Kawauchi’s Missed Meeting Prompts Council Measure
County Clerk Jamae Kawauchi on Monday declined to attend a meeting on Oahu on the use of voting machines.
That prompted County Council member Dennis “Fresh” Onishi to revive a resolution urging her to get help to run the upcoming general election.
Rex Quidilla, spokesman for the state Office of Elections, today said Monday’s meeting was held in conjunction with HART Intercivic, the company that provides the state’s voting machines. Its purpose was to “debrief” election officials from across the state on the machines’ performance during the Aug. 11 primary election.
Kawauchi called Scott Nago, the state’s chief elections official, to say she would not be attending, Quidilla said, adding that he did not know whether Kawauchi gave a reason why neither she nor other elections staff from the Big Island would attend. Election administrators from the state’s other three counties attended, Quidilla said.
Quidilla said the purpose of the meeting was to talk “about what went right, and what went wrong” with the voting machines.
“We normally speak to each other, to share our experiences,” he said. “It’s kind of technical.”
Kawauchi’s boss, County Council Chairman Dominic Yagong, told Big Island Now that Kawauchi met with HART officials last Wednesday, and although she’s scheduled to start a vacation on Wednesday, still plans to meet with them again on Thursday in Honolulu.
Kawauchi had a contentious relationship with state election officials before the election, and during the primary Hawai`i County experienced delays in opening 13 of the county’s 40 voting precincts that prompted an unprecedented 90-minute postponing of the closing of all Big Island voting stations.
Yagong today noted, however, that the apparently smooth operation of the voting machines was the “one nice thing” about the recent election.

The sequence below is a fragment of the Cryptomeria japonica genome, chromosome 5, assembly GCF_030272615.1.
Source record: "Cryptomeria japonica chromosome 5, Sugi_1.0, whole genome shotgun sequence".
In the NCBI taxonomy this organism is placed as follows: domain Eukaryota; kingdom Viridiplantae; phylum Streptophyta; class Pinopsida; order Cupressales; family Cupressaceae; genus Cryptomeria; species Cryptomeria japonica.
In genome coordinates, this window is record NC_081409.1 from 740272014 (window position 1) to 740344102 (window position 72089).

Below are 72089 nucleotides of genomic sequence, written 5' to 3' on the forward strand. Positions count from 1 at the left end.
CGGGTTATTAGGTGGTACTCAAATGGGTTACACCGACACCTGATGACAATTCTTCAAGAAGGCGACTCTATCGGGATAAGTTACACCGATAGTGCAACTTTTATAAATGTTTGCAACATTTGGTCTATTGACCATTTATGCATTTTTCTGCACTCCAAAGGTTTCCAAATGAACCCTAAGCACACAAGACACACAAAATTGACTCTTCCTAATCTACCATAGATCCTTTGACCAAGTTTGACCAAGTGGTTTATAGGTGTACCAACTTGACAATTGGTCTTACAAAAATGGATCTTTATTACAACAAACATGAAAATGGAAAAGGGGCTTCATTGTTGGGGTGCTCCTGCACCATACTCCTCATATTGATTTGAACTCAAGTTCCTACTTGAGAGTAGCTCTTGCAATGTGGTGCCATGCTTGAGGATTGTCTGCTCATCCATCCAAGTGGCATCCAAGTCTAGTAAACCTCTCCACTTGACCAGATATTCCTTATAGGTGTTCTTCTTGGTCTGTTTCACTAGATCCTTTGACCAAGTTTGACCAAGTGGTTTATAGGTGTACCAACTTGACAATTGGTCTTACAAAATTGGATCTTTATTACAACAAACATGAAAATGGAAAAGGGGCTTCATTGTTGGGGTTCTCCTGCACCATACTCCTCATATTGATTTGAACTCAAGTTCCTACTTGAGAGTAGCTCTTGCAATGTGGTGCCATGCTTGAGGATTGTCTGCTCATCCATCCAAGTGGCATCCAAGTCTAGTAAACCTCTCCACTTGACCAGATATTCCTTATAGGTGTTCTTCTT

Yagong was asked if he approved of Kawauchi missing Monday’s meeting.
“I wouldn’t be satisfied if the clerk didn’t meet with them [HART officials] period. That would be a concern,” he said.
As has been her nature of late, Kawauchi did not return a telephone call seeking comment.
Kawauchi last week accepted an invitation from Nago to participate with the state’s other county clerks in election workshops next month.
As a result, Onishi tabled a resolution he had prepared that would urge Kawauchi to hire an “independent and experienced elections administrator” to run the general election.
He said today that in light of Kawauchi’s latest action, he will bring the matter before his council colleagues.
The resolution says the clerk shall hire someone with “five to 15 years of supervisory experience in elections administration” within seven business days of its passage.
Ironically, the county already has an experienced elections administrator on its payroll.
Pat Nakamoto had served as election administrator since 2000 until she was fired by Kawauchi in January. She returned to her job last month following a union grievance procedure but was immediately placed on paid leave.
Onishi has requested that Yagong waive the resolution through committees so it can be heard at the next council meeting, an action that is occasionally done when time for an action is in short supply.
The next meeting is scheduled for Sept. 6. As of late this afternoon, Onishi had not received a response from Yagong.